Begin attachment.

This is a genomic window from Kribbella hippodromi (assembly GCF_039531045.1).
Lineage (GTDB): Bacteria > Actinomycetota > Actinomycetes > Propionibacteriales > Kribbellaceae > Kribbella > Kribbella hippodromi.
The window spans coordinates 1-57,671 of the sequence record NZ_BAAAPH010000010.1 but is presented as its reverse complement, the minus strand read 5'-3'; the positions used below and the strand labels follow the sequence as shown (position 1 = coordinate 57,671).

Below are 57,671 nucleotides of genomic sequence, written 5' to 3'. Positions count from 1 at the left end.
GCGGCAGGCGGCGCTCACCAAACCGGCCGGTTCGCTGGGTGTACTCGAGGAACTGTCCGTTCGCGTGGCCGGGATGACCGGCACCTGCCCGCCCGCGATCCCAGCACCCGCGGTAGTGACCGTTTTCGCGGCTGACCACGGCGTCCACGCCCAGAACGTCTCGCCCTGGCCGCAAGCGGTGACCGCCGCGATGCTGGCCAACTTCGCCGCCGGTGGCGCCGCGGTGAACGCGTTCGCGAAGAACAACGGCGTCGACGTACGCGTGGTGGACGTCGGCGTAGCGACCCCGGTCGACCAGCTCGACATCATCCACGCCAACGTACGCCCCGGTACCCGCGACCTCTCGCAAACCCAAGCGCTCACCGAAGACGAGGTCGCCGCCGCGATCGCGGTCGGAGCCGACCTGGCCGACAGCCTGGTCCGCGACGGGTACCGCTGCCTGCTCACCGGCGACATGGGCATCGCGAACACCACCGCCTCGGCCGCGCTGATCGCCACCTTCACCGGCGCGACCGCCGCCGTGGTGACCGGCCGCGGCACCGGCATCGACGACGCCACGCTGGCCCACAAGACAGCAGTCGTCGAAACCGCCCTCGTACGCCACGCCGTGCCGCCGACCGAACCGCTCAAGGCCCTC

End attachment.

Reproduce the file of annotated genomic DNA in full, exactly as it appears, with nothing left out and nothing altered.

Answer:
This is a genomic window from Kribbella hippodromi (assembly GCF_039531045.1).
Lineage (GTDB): Bacteria > Actinomycetota > Actinomycetes > Propionibacteriales > Kribbellaceae > Kribbella > Kribbella hippodromi.
The window spans coordinates 1-57,671 of the sequence record NZ_BAAAPH010000010.1 but is presented as its reverse complement, the minus strand read 5'-3'; the positions used below and the strand labels follow the sequence as shown (position 1 = coordinate 57,671).

Below are 57,671 nucleotides of genomic sequence, written 5' to 3'. Positions count from 1 at the left end.
GCGGCAGGCGGCGCTCACCAAACCGGCCGGTTCGCTGGGTGTACTCGAGGAACTGTCCGTTCGCGTGGCCGGGATGACCGGCACCTGCCCGCCCGCGATCCCAGCACCCGCGGTAGTGACCGTTTTCGCGGCTGACCACGGCGTCCACGCCCAGAACGTCTCGCCCTGGCCGCAAGCGGTGACCGCCGCGATGCTGGCCAACTTCGCCGCCGGTGGCGCCGCGGTGAACGCGTTCGCGAAGAACAACGGCGTCGACGTACGCGTGGTGGACGTCGGCGTAGCGACCCCGGTCGACCAGCTCGACATCATCCACGCCAACGTACGCCCCGGTACCCGCGACCTCTCGCAAACCCAAGCGCTCACCGAAGACGAGGTCGCCGCCGCGATCGCGGTCGGAGCCGACCTGGCCGACAGCCTGGTCCGCGACGGGTACCGCTGCCTGCTCACCGGCGACATGGGCATCGCGAACACCACCGCCTCGGCCGCGCTGATCGCCACCTTCACCGGCGCGACCGCCGCCGTGGTGACCGGCCGCGGCACCGGCATCGACGACGCCACGCTGGCCCACAAGACAGCAGTCGTCGAAACCGCCCTCGTACGCCACGCCGTGCCGCCGACCGAACCGCTCAAGGCCCTC